Thursday, May 22, 2008

Rationality and Totality, Part I

If we equate rationality and totality, then our brief theory of the Enlightenment becomes, “Enlightenment is the overcoming of rationality through critique,” and that won’t do at all. But does rationality involve (and I wish I had a more accurate verb than “involve” to indicate a relationship between the two concepts—I require a technical vocabulary here which I do not have,) totality, and if so, how? If rationality “involves” totality, and we do wish to overcome totality, is there any way to remove totality and still have something salvageable of rationality?

I’m attempting to sidestep the whole issue of what totality and rationality are—and I doubt, even though I give myself all freedom and license, I will yet be able to let myself get away with that. Carl had once indicated that what he meant by totality was “the total and complete picture of the real,” and I had at once noted that he had thereby used the term he wished to define as part of its own definition…Thank God we all know what we mean when we mean it…Even if no one else does!

I have some guilty conscience about the use of “completeness” as part of a working definition of totality, too. We have at our disposal some of the greatest intellectual accomplishments of the 20th Century—the completeness theorems of mathematical logic—which we could bring to bear upon what totality means, how it might work…I’m of a divided mind about our neglect of these if we imagine we really are serious about “overcoming totality.” On the one hand, don’t these theorems indicate that in certain ways “totality” is already overcome? And on the other hand, I suspect that whatever our concerns and fears about totality really come to, if they come to anything, they remain untouched by the insights which might be garnered from these theorems. I hope, though, we will examine this latter thought with more diligence at some point.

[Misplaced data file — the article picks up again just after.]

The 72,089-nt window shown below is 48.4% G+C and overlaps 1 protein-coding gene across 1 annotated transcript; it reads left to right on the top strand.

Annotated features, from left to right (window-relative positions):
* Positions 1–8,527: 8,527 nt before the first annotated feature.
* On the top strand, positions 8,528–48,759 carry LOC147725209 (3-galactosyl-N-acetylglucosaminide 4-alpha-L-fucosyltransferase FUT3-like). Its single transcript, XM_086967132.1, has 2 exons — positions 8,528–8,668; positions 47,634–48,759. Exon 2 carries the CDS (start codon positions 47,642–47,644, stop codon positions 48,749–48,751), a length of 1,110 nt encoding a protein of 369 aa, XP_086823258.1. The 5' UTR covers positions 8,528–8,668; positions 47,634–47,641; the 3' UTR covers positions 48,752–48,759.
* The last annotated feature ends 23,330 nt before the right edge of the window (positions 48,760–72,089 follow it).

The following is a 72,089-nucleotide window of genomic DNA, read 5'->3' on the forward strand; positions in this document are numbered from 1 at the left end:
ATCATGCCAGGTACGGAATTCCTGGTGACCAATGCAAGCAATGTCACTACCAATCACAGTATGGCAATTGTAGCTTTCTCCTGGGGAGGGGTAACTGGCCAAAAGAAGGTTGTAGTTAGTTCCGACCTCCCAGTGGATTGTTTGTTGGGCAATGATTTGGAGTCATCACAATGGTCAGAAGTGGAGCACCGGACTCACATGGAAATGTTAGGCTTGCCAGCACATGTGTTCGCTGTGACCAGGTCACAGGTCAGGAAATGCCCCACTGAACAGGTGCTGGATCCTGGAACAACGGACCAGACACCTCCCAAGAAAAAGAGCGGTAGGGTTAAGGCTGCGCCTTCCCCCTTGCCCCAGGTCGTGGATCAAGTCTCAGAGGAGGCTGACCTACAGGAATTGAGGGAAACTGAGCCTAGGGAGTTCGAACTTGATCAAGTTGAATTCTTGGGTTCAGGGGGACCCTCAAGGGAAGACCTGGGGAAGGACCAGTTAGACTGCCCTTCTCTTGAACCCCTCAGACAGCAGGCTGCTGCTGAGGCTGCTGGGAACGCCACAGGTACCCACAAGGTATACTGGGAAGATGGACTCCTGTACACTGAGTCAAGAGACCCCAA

I have felt frustrated trying to put myself into an empathic relationship with the thinkers of the historical Enlightenment in order to think what they meant by rationality. When we are talking about Kant and his ideas, I find it hard to remember he worked before Darwin, before Freud,before Goedel, before Quantum Mechanics. I find it hard to remember-- and to take into account. Is it possible we would ever really find Kant valuable as if he were our contemporary rather than, because of his historical placement—naïve—of interest to us as a step in the history of ideas rather than for valid ideas? I also struggle because of Kant’s relationship to the cutting edge of science as he found it—in other words, of Kant’s relationship to Newton. Kant reacts to Newton. That Kant reacts to Newton seems to me to be part of what’s wrong – this reaction defines philosophy as reaction. A little ray of light in philosophy today (oops! An Enlightenment metaphor!) are those (I refer to Deleuze and Guattari,) who show for the first time how to philosophize by using Newton productively.


Anonymous Anonymous said...

Thank you, Yusef, for another stimulating post.

However, I think we have to confront the issue of philosophical hegemony, meaning: how can we (or should we) think in terms of Rationality, Totality, Completeness, or "Truths"?

We know and experience the messiness and chaos of life and thinking.

We are the victims and agents of contingent accidentiality, doomed to create patterns of order and finality.

Why not roll with the punches of the flow of life and embrace the creative disorder of evolution?

We need to swim.

All the best to you,


7:00 PM  
Anonymous Anonymous said...

"However, I think we have to confront the issue of philosophical hegemony, meaning: how can we (or should we) think in terms of Rationality, Totality, Completeness, or "Truths"?"

My thoughts exactly.


9:51 PM  

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